Russia's Public Opinion Research Center (VTsIOM) predicts that Putin could win 58.6 percent of the vote in March, assuring that there would be no run-off election.
Despite a growing protest movement against Putin's perceived hegemonic control over Russian politics, VTsIOM, which is a respected and historically accurate grant-funded polling service, said that the prime minister's closest opponent -- the Communist Party's Gennady Zyuganov -- will receive only 14.8 percent of the vote.
Putin held Russia's top job from 2000 to 2008, but couldn't run for a third consecutive seat due to constitutional law. Instead, Putin stepped aside to let fellow party member Dmitri Medvedev take the reins while Putin served as his prime minister.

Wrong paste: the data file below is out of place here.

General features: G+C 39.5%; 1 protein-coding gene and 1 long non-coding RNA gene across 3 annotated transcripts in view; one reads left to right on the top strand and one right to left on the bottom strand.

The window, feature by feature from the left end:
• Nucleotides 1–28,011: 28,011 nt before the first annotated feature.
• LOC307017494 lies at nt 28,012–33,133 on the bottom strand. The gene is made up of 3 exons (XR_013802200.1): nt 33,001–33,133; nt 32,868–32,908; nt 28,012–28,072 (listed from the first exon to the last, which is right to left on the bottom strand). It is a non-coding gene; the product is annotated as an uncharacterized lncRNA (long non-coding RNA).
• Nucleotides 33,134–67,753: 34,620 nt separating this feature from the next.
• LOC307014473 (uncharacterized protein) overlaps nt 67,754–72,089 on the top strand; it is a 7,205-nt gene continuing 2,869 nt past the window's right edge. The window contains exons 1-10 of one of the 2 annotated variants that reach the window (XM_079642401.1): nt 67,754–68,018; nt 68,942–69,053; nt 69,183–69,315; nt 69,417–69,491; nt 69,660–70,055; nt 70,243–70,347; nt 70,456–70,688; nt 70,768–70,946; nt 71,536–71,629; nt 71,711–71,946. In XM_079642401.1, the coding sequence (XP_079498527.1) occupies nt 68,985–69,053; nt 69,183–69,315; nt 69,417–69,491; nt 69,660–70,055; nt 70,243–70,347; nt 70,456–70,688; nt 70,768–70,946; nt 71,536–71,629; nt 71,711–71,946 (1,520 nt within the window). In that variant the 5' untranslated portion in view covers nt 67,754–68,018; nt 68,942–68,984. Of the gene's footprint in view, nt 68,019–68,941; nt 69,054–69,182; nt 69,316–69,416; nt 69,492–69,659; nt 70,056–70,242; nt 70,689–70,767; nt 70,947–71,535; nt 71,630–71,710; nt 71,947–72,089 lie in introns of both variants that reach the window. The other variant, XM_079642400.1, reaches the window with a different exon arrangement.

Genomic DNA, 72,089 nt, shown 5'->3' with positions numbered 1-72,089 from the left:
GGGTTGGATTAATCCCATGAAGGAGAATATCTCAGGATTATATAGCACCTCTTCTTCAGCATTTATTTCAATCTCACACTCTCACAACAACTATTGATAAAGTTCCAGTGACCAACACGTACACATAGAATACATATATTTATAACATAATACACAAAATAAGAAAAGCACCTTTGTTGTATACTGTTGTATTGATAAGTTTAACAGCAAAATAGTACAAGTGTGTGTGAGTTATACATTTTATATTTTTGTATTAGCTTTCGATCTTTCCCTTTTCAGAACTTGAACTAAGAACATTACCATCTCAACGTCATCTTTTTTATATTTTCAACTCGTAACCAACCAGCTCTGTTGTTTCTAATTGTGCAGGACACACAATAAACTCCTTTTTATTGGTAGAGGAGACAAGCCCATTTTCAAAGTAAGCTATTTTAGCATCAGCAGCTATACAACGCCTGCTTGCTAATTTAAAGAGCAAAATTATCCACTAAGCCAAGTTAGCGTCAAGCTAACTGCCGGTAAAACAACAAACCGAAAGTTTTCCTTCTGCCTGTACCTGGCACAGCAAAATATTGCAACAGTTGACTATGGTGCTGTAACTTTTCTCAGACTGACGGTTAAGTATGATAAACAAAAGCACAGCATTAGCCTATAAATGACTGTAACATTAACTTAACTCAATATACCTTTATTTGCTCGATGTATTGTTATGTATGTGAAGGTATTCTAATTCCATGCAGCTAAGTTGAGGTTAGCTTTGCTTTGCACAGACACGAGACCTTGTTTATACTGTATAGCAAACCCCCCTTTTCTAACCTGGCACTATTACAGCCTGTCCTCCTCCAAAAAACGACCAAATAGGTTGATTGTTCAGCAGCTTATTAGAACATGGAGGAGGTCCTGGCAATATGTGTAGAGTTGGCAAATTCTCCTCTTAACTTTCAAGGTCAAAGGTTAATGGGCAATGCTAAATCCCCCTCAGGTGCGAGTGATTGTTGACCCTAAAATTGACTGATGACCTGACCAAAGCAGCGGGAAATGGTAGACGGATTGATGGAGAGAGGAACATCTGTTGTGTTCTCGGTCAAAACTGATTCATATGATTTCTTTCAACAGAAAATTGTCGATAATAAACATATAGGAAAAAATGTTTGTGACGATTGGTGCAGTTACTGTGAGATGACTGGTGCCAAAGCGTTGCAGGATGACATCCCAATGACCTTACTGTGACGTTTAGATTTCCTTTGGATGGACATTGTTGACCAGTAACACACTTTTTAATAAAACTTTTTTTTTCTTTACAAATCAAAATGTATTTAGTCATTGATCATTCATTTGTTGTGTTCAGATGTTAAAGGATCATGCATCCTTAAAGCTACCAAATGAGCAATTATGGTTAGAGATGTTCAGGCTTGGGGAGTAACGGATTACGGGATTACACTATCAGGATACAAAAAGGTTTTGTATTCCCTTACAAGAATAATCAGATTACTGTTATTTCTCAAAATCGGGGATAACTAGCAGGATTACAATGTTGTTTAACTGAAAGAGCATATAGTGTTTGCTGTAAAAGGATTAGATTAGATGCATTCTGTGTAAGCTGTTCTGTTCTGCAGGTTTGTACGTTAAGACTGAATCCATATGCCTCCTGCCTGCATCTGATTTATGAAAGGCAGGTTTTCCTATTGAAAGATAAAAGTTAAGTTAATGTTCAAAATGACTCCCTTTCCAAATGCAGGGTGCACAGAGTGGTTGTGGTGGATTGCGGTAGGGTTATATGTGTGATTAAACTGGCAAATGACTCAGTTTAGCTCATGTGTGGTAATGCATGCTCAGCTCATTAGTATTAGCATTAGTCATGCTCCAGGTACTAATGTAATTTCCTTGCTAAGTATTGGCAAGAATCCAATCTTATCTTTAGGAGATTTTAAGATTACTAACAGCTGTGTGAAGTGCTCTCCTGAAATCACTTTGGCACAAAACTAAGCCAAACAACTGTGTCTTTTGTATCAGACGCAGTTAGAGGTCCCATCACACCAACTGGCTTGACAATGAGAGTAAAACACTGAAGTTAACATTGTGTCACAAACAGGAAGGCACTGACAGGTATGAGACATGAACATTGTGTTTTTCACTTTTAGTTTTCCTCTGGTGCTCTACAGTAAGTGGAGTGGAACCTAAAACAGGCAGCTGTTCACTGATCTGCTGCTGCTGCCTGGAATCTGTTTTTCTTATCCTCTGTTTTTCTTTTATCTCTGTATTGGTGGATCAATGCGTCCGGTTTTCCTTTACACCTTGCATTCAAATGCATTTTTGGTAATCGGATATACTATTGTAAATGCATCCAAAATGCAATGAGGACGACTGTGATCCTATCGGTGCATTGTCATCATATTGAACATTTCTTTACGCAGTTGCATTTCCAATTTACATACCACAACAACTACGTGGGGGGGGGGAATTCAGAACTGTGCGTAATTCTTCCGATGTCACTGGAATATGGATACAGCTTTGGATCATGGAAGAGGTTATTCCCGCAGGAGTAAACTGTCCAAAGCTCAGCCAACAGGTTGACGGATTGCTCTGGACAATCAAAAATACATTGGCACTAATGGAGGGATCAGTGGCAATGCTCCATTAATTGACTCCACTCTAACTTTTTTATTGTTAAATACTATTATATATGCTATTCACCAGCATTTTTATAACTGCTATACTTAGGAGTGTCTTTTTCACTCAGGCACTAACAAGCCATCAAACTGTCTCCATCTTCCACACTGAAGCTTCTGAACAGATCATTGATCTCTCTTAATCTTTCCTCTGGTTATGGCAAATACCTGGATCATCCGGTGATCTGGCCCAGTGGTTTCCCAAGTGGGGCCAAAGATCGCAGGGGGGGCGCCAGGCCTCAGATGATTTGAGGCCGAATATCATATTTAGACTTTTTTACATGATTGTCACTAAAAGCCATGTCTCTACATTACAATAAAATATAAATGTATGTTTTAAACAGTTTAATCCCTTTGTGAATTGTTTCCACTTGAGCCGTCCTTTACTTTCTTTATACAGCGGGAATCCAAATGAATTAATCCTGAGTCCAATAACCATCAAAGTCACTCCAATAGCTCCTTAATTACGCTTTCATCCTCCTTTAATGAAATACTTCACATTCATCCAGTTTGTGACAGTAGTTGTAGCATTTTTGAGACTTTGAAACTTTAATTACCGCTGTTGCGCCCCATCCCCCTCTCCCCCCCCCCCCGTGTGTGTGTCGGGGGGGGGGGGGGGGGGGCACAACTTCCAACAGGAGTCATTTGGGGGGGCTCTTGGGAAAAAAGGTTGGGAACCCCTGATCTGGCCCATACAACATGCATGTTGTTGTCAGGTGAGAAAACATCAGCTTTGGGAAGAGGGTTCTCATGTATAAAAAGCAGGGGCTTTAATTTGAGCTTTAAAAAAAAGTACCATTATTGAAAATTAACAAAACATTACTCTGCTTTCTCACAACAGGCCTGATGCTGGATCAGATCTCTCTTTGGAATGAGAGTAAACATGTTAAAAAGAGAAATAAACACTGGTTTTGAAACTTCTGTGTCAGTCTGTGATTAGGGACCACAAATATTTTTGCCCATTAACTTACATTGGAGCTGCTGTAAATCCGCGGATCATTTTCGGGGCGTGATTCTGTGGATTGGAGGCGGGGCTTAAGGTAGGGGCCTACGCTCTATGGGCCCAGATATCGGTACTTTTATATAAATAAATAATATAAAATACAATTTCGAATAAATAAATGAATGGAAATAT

Notably, Putin won his first presidential election with 54 percent of the vote and his second in 2004 with 71 percent.
Although the latest poll indicates that the prime minister may have lost some support, Putin is approaching the elections with confidence. He has shrugged off the protests, which he blamed on foreign agitators, and has been on the offensive about issues like the NATO missile shield in Europe and potential military intervention in Syria.
On Monday, Putin announced a plan to spend 23 trillion rubles ($770 billion) on the military over the next 10 years in order to boost the security and stability of the country.
There are attempts to provoke such conflicts in the immediate vicinity of the borders of Russia and our allies, he ominously wrote in an editorial in Russia's Rossiiskaya Gazeta.
New regional and local wars are being sparked before our very eyes.